As The Canadian from Halifax. The poems - sunburned skins, alarming appetites, Two litt'e pamphlets of poetry come to plot and a tragic and single climax.
a glimpse of life where men may get are by S. J. MacKnight, and when one has read them, the thought of how much and renovated digestions,” it is splendid. harm the printing press has done rises The illustrations are numer us and better
than I have ever before seen in a Cana* New York: F. Tennyson Neely. Toronto : The To. ronto News Co.
* " Around the Camp Fire.” by Chas. G. D. Roberts “ A Ride for Life at Gettysburg," by R. S. Walter.
Toronto: William Briggs. Cloth, illug. New York: De La Mare Ptg. and Pub. Co. Paper.
trated, 319 pp.
dian book The publishers are to be con- early life. He grew up in this country, gratulated on its tout ensemble.
and while here he made his first literary
He taught school in this country Another book for boys is “Walter for a time, and while head-master of one of Gibbs, The Young Boss, and Other our large institutions of education he spent Stories,” by Edward William Thomson, a summer vacation in making a trip around author of “Old Man Savarin." There Lake Erie in a row-boat eighteen feet
seven interesting, well-illustrated long. His amusing adventures were pubstories in this valuable volume, and every lished, under the heading “A Dangerous boy that reads them – yes, the large boys, Journey,” in the Detroit Free Press. His too - wiil be interested and benefited, -- success was made and he became a regular the two most important results which are
contributor to that paper, and in 1881 to be looked for from boys' books. Walter went to England to publish the weekly Gibbs is a model young boss — capable, Detroit Free Press in London. Since then energetic, upright. He entered upon the he has written “A Woman Intervenes,' heavy task of carrying out a contract of “In the Midst of Alarms,"
" " The Face engineering which his father hail under- and the Mask,” “ From Whose Bourne," taken and had been prevented by an acci- and the two stories which appear in the dent from performing. The troubles in volume now under consideration. managing seventy navvies in a back “One Day's Courtship" is an amusing woods spot in Canada were numerous and tale of two artists, male and female, who trying, but Walter's clear young head and went in the same canoe to visit Shawenhis honest heart led him safely through.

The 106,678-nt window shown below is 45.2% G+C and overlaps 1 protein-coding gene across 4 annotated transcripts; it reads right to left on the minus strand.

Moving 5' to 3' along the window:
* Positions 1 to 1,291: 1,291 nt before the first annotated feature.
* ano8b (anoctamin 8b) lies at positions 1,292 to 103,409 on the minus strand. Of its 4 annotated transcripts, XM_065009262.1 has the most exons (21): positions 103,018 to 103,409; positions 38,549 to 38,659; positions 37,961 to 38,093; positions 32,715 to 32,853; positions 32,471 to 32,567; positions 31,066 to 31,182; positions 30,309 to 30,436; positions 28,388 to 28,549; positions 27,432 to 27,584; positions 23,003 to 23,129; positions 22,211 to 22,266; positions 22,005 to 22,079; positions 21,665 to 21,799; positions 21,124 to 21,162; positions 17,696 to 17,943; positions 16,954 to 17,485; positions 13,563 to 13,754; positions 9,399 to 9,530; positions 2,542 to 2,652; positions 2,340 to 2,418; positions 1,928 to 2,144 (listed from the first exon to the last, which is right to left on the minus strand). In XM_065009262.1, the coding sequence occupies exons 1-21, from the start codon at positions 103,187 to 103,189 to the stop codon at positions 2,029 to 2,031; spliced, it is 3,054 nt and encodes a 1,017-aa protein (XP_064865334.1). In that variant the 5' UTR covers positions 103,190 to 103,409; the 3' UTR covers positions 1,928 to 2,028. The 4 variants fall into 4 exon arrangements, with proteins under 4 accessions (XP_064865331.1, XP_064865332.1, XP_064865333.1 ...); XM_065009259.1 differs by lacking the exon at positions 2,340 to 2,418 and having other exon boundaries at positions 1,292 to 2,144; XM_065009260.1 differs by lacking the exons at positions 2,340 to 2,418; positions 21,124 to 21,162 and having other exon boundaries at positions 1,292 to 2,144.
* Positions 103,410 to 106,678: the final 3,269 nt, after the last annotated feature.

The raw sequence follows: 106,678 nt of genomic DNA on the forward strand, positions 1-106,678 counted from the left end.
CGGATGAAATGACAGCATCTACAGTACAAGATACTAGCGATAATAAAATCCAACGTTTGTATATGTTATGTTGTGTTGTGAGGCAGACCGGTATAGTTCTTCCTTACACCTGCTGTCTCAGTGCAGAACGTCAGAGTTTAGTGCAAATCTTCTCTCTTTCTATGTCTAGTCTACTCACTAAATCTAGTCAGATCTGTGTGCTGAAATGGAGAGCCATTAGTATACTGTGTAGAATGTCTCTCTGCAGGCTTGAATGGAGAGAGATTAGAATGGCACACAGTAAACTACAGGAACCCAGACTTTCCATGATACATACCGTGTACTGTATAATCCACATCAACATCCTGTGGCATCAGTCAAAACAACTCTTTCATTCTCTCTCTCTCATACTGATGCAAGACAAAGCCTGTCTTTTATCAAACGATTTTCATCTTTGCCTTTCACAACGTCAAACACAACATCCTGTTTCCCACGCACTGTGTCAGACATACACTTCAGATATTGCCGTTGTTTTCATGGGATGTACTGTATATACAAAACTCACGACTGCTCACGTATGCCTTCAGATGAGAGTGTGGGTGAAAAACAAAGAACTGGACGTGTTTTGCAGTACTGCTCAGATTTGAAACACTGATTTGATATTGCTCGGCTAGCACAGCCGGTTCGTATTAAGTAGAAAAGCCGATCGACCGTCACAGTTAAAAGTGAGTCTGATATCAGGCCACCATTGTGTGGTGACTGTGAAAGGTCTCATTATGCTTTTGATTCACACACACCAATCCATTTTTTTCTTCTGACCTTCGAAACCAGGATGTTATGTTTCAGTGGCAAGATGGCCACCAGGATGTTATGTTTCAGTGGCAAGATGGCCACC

egan Falls, in the Province of Quebec. By these stories Mr. Thomson evi- The great English artist Trenton was dently intends to teach his boy readers afraid of ladies, and Miss Eva Sommerton, honesty and righteousness. This teach- not knowing who her companion was, de ing is well concealed, however, under con
sired to view the Falls without interferduct which is idealized for its own sake ence, friendly or otherwise. Hence these in that it follows honest lines of policy. two persons went up in their mutual While the characters are “goody.goody,” friend's canoe, unintroduced and not dethis quality is concealed by their nat- sirous of a mutual acquaintanceship This uralness, their every dayness, their hu is the beginning of a really humourous and manness.
dramatic little story, told with force and The stories are Canadian and depict grace certain phases of our national life with a clearness and an accuracy for which this Local histories and special histories author has already acquired a valuable are the side-lights on the national life of reputation. His characters are those who the period to which they are referable, may be met with any day, but are en and as such are exceedingly valuable and dowed by the author's treatment with a decidedly interesting. It is upon
this halo of romance which delights the heart basis we must estimate the value of Mr. of the lover of adventure, of exploit and Champion's “ History of the Royal Grenaof the unusual—and wbat youth is there diers,"* just published in Toronto. who does not enjoy an adventure of any On March 14th, 1862, just after “the kind ? Mr. Thompson is pre-eminently a Trent affair," seven Volunteer Militia story teller, perhaps the best Canada has Rifle Companies were gazetted into a batever produced-certainly one of the best. talion to be known as * The 10th Bat
talion Volunteer Rifles, Canada.” The Another book by a Canadian is also to first
Lieutenant-Colonel was Frederic be considered. This is not a boy's book, William Cumberland, who had previously but a first-class glimpse of the life which been captain in the 3rd Battalion, and men and women live. † Robert Barr was
who had been instrumental in the formanot born in Canada, but he came here in tion of this new body of volunteers. On
July 6th, 1863, the battalion paraded for Toronto : William Briggs. Cloth, illustrate 1, 361 pp. + “One Day's Courtship and the Heralls of Fame," by ** History of the 10th Royals and of the Royal Grena.
diere," by Thomas Edward Champion. Toronto : ronto: The Bain Book and Stationery Co.
Hunter, Rose Co.
Robert Barr. New York: Frederick A. Stokes Co